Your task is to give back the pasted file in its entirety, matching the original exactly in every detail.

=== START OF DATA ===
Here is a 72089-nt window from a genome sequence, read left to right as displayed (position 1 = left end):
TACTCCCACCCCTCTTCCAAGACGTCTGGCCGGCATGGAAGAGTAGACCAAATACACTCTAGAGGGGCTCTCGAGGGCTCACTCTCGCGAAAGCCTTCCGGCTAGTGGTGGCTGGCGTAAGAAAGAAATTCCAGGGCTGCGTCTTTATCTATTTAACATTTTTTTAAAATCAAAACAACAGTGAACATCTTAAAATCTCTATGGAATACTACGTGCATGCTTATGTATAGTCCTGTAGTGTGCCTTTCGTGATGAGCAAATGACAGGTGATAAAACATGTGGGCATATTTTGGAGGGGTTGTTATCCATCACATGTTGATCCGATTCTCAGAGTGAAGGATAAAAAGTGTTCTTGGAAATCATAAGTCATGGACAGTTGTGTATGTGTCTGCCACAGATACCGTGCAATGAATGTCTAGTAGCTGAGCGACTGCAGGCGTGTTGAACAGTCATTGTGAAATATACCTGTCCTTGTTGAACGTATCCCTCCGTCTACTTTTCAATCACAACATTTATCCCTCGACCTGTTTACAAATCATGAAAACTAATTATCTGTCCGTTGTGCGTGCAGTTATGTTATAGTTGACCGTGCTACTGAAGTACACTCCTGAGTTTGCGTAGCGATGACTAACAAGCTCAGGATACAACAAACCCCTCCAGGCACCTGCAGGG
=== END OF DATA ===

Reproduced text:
Here is a 72089-nt window from a genome sequence, read left to right as displayed (position 1 = left end):
TACTCCCACCCCTCTTCCAAGACGTCTGGCCGGCATGGAAGAGTAGACCAAATACACTCTAGAGGGGCTCTCGAGGGCTCACTCTCGCGAAAGCCTTCCGGCTAGTGGTGGCTGGCGTAAGAAAGAAATTCCAGGGCTGCGTCTTTATCTATTTAACATTTTTTTAAAATCAAAACAACAGTGAACATCTTAAAATCTCTATGGAATACTACGTGCATGCTTATGTATAGTCCTGTAGTGTGCCTTTCGTGATGAGCAAATGACAGGTGATAAAACATGTGGGCATATTTTGGAGGGGTTGTTATCCATCACATGTTGATCCGATTCTCAGAGTGAAGGATAAAAAGTGTTCTTGGAAATCATAAGTCATGGACAGTTGTGTATGTGTCTGCCACAGATACCGTGCAATGAATGTCTAGTAGCTGAGCGACTGCAGGCGTGTTGAACAGTCATTGTGAAATATACCTGTCCTTGTTGAACGTATCCCTCCGTCTACTTTTCAATCACAACATTTATCCCTCGACCTGTTTACAAATCATGAAAACTAATTATCTGTCCGTTGTGCGTGCAGTTATGTTATAGTTGACCGTGCTACTGAAGTACACTCCTGAGTTTGCGTAGCGATGACTAACAAGCTCAGGATACAACAAACCCCTCCAGGCACCTGCAGGG